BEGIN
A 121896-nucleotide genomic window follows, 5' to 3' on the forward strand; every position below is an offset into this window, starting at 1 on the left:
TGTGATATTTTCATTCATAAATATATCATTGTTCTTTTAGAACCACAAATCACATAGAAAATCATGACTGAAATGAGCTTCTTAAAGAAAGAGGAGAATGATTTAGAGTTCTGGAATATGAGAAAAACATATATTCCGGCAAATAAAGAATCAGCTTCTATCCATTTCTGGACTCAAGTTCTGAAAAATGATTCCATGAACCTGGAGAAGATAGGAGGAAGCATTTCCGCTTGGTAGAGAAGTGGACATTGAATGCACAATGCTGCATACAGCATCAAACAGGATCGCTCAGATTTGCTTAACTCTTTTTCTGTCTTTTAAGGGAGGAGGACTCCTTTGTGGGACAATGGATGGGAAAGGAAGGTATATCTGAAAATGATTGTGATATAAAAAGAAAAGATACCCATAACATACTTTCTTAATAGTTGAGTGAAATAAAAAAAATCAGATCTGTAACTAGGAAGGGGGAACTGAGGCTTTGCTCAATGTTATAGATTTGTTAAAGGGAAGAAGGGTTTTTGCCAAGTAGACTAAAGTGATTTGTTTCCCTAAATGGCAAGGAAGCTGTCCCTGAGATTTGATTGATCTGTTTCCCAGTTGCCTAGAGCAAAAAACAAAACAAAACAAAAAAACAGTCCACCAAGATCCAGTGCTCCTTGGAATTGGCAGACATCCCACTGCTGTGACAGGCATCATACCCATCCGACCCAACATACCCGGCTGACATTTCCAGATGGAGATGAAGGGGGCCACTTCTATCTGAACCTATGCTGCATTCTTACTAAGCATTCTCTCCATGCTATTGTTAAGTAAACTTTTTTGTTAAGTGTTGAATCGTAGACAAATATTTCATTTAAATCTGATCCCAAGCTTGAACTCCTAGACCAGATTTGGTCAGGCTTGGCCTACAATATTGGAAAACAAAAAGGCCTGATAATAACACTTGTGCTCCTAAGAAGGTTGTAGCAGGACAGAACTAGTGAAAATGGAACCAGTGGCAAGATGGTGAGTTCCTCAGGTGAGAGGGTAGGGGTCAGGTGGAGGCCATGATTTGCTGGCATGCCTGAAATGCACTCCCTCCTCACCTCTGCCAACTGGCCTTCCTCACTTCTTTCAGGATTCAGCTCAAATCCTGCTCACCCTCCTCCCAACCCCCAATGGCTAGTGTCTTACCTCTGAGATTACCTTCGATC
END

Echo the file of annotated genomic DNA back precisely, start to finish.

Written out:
A 121896-nucleotide genomic window follows, 5' to 3' on the forward strand; every position below is an offset into this window, starting at 1 on the left:
TGTGATATTTTCATTCATAAATATATCATTGTTCTTTTAGAACCACAAATCACATAGAAAATCATGACTGAAATGAGCTTCTTAAAGAAAGAGGAGAATGATTTAGAGTTCTGGAATATGAGAAAAACATATATTCCGGCAAATAAAGAATCAGCTTCTATCCATTTCTGGACTCAAGTTCTGAAAAATGATTCCATGAACCTGGAGAAGATAGGAGGAAGCATTTCCGCTTGGTAGAGAAGTGGACATTGAATGCACAATGCTGCATACAGCATCAAACAGGATCGCTCAGATTTGCTTAACTCTTTTTCTGTCTTTTAAGGGAGGAGGACTCCTTTGTGGGACAATGGATGGGAAAGGAAGGTATATCTGAAAATGATTGTGATATAAAAAGAAAAGATACCCATAACATACTTTCTTAATAGTTGAGTGAAATAAAAAAAATCAGATCTGTAACTAGGAAGGGGGAACTGAGGCTTTGCTCAATGTTATAGATTTGTTAAAGGGAAGAAGGGTTTTTGCCAAGTAGACTAAAGTGATTTGTTTCCCTAAATGGCAAGGAAGCTGTCCCTGAGATTTGATTGATCTGTTTCCCAGTTGCCTAGAGCAAAAAACAAAACAAAACAAAAAAACAGTCCACCAAGATCCAGTGCTCCTTGGAATTGGCAGACATCCCACTGCTGTGACAGGCATCATACCCATCCGACCCAACATACCCGGCTGACATTTCCAGATGGAGATGAAGGGGGCCACTTCTATCTGAACCTATGCTGCATTCTTACTAAGCATTCTCTCCATGCTATTGTTAAGTAAACTTTTTTGTTAAGTGTTGAATCGTAGACAAATATTTCATTTAAATCTGATCCCAAGCTTGAACTCCTAGACCAGATTTGGTCAGGCTTGGCCTACAATATTGGAAAACAAAAAGGCCTGATAATAACACTTGTGCTCCTAAGAAGGTTGTAGCAGGACAGAACTAGTGAAAATGGAACCAGTGGCAAGATGGTGAGTTCCTCAGGTGAGAGGGTAGGGGTCAGGTGGAGGCCATGATTTGCTGGCATGCCTGAAATGCACTCCCTCCTCACCTCTGCCAACTGGCCTTCCTCACTTCTTTCAGGATTCAGCTCAAATCCTGCTCACCCTCCTCCCAACCCCCAATGGCTAGTGTCTTACCTCTGAGATTACCTTCGATC